'The Story of Stuff' by Annie Leonard

But the reports of every credible scientist in the world tell a different story. Evidence of the environmental crisis is now so abundant that only those committed to serious denial continue to contest the facts. While mainstream economists and politicians seem blind to the very real physical limits, environmentalists, scientists, academics, and others have raised concerns for decades.

There are literally hundreds of books and reports, from countless reliable and trustworthy sources, that document how things are going on the planet. Here are just a few highlights:

In July 2009, we reached 387.81 parts per million (ppm) of carbon dioxide (CO2) in the atmosphere. Leading scientists around the world have identified 350 ppm as the maximum level that the atmosphere can contain for the planet to remain as we know it.6
Toxic industrial and agricultural chemicals now show up in every body tested anywhere in the world, including in newborn babies.7
Indoor air pollution kills 1.6 million people per year, with outdoor air pollution taking another 800,000 lives each year.8
About one-fifth of the world's population—more than 1.2 billion people—experience water scarcity, and this resource is becoming increasingly scarce.9
Global income inequality is staggering. Currently, the richest 1 percent of people in the world have as much wealth and Stuff as the bottom 57 percent.10

So what happens when there's a subsystem like the economy that keeps growing inside of a system of a fixed size? It hits the wall. The expanding economic system is running up against the limits of our planet's capacity to sustain life. Economists project that, with current and projected rates of growth, developed countries will grow at 2 to 3 percent per year, and China and India at 5 to10 percent per year.11 Already, in generating today's volume of goods and services across the world, we're producing more than five times (closer to six, actually) the level of CO2 emissions to which we'll need to reduce by 2050 in order to avoid total climate chaos.12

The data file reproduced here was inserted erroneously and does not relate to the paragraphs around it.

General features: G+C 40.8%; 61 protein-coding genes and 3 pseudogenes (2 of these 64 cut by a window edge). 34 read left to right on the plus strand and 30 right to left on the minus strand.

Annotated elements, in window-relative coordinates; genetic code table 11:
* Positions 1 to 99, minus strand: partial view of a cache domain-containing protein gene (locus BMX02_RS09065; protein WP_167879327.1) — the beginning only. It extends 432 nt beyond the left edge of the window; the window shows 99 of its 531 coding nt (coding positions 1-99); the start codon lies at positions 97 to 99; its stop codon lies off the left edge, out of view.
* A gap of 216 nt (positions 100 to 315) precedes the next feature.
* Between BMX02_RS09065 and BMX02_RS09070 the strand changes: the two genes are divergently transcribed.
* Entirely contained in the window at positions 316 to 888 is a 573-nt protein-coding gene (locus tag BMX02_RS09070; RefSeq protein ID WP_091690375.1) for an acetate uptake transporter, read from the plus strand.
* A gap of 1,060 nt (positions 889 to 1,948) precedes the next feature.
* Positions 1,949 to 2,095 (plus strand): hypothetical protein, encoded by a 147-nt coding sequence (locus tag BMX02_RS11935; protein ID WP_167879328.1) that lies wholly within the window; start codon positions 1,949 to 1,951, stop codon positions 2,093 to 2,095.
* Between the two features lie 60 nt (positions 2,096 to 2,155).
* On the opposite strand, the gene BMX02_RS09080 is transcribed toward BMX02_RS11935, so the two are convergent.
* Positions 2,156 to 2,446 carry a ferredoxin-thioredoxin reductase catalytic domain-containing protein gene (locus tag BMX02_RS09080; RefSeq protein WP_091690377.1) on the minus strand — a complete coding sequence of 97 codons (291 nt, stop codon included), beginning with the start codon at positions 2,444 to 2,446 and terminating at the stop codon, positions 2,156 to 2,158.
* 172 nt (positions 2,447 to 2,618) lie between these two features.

So that's the conundrum. Then factor in the impact of raising the standard of living for the world's poor (which inevitably means increasing their carbon dioxide emissions). With carbon dioxide overloading our fragile atmosphere, and our demands on all the other life-sustaining services and resources that the earth provides, we're stressing the planet beyond its limits. Put simply, if we do not redirect our extraction and production systems and change the way we distribute, consume, and dispose of our Stuff—what I sometimes call the take-make-waste model—the economy as it is will kill the planet. Look at the news coming through as I write these words: the financial markets have collapsed and were only partially resuscitated thanks to vast Wall Street/Washington bailouts; food prices are erratic and causing misery both for farmers and for the world's hungry; carbon dioxide levels are rising to life-threatening levels, and resources like oil, fish, and fresh water become scarcer every day.

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